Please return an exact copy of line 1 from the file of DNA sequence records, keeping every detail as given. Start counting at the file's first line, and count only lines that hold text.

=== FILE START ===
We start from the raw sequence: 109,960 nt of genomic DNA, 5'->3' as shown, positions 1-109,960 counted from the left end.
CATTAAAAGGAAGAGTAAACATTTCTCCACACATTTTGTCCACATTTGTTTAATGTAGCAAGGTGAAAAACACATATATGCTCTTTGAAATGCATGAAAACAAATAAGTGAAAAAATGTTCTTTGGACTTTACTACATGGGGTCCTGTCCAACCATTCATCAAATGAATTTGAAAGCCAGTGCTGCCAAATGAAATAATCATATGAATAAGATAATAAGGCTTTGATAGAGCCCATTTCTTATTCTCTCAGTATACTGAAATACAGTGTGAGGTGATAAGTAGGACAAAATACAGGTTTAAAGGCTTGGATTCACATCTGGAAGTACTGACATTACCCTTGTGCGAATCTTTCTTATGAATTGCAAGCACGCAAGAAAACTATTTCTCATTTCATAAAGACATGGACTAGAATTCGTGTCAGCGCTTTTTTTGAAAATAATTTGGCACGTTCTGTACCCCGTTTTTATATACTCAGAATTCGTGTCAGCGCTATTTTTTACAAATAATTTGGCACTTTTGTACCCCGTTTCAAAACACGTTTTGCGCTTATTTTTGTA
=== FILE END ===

We start from the raw sequence: 109,960 nt of genomic DNA, 5'->3' as shown, positions 1-109,960 counted from the left end.